Sunday, March 4, 2012

Your Child is a Picky Eater. Are You Sure?

Yesterday I had an opportunity to represent Healthy Kids Inc at a local community event.  My goals were simple - to introduce Moms and Kids to HKI and let them sample a recipe from our website.

I chose Kale & Edamame Pesto Pasta.  Kale, known as one of the healthiest vegetables on the planet, is so rich in vitamins, fiber, and antioxidants.  Edamame is just as powerful with antioxidants, protein, vitamins, and fiber.  It's easy to see why this dish is an HKI favorite.

I was pumped for the day and couldn't wait to showcase this awesome dish.  Ding Ding Ding...it's 10am.  Let the event begin.

The first child approached the table and offered to give it a try.   The noodles barely made it to her mouth before she gagged and quickly threw away her plate.  My heart fell to the floor.  It was all I could do to not pack up and go home in the first 5 minutes.

Fortunately, the tide shifted and the sampling went uphill from there.  Nearly 50 kids tried the pasta and guess what?  Only three didn't like it.  It was amazing!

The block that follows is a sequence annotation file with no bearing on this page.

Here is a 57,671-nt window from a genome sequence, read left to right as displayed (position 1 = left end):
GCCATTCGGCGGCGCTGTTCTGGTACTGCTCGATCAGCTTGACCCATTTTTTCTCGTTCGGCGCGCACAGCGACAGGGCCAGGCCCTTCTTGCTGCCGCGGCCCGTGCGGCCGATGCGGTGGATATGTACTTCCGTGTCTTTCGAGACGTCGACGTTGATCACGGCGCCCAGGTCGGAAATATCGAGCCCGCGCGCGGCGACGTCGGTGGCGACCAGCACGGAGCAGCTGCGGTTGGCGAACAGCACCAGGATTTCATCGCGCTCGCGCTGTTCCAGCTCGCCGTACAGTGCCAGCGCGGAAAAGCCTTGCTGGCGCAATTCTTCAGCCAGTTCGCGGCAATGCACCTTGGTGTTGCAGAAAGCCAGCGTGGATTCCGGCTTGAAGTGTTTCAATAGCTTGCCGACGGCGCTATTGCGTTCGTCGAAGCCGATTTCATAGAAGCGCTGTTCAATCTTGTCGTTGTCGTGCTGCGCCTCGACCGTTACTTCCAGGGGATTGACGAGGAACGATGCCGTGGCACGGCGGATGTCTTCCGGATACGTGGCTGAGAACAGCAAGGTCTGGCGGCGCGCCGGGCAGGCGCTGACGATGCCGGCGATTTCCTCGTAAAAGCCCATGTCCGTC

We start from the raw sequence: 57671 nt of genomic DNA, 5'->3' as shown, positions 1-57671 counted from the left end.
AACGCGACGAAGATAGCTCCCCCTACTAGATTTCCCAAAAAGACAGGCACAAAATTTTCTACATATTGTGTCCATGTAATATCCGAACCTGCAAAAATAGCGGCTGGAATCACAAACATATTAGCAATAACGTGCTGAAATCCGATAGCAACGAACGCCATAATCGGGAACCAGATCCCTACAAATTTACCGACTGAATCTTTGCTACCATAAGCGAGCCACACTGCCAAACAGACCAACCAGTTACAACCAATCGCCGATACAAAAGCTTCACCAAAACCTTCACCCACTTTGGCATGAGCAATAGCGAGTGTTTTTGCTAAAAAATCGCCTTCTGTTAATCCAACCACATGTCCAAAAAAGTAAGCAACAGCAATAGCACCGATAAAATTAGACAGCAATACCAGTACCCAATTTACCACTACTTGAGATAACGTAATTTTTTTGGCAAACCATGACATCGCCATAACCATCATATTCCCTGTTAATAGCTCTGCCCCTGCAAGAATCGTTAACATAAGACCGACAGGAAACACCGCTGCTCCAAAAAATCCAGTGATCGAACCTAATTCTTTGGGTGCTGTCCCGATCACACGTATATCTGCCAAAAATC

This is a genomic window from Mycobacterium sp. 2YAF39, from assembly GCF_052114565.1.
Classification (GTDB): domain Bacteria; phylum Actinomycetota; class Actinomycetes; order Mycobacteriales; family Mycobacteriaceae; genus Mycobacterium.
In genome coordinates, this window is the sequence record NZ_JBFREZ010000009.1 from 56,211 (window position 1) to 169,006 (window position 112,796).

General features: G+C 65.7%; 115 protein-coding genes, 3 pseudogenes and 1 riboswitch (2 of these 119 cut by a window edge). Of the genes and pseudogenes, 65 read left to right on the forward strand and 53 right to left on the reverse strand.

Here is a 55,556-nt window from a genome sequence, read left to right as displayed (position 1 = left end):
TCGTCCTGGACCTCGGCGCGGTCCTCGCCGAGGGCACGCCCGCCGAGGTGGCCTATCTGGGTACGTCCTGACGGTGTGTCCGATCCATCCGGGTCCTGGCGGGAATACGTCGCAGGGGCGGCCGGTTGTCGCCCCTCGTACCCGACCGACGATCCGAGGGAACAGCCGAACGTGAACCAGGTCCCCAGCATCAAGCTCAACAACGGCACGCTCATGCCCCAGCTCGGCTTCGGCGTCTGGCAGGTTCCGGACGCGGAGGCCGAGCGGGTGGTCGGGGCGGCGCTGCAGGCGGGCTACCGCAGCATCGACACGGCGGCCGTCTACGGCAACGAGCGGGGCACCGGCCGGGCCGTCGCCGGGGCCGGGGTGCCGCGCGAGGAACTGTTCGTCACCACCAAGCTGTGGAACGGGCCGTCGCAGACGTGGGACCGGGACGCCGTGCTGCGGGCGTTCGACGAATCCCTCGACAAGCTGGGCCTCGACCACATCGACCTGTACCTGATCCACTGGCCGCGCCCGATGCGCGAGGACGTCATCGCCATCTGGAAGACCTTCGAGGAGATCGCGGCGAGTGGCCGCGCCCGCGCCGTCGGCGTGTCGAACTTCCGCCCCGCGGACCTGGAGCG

I spent hours watching kids and parents interact over healthy eating and the experience was truly enlightening.   I heard over and over again from parents that their child is a picky eater and probably wouldn't like it.  Remarkably, the child tried it and more importantly, liked it.  Kids were using words like "delicious," "best pasta I've ever had," and "Mom, can we make this at home?"

Was there anything special about this pasta dish?  No!  In fact, it was a little bland and by the end of the day started to taste incredibly smokey (forgot to turn the heat off of the chafing dish).

A few things happened that contributed to the success of the day:

1.  Kids were able to try something new.   Most families circulate the same 7-10 dishes over and over again.  How often are our kids trying new foods?

2.  Kids often took Mom and Dad's lead.  95% of the time, if Mom ate it (and appeared to like it), the child ate it.

3.  Kids enjoyed knowing that they were trying something healthy.  The older kids found it "cool" to try a healthy dish.  In many cases, the older kids had more of an interest in healthy food than the parent.

3.  It was an upbeat and encouraging environment.  We celebrated their healthy bites with high fives, cheers, and pats on the back.


This event posed a few questions:

Can kids influence parents to make healthy eating changes at home?

Are we actually reinforcing "picky eating" habits by continually telling our children that they're picky eaters.

Do we sometimes give up too early because we, as parents, get discouraged?

Are we really serving as role models with our own eating habits?

Give these some thought.  I'll share my own ideas with you, and give you a few tips to overcome these challenges as we kickoff National Nutrition Month.


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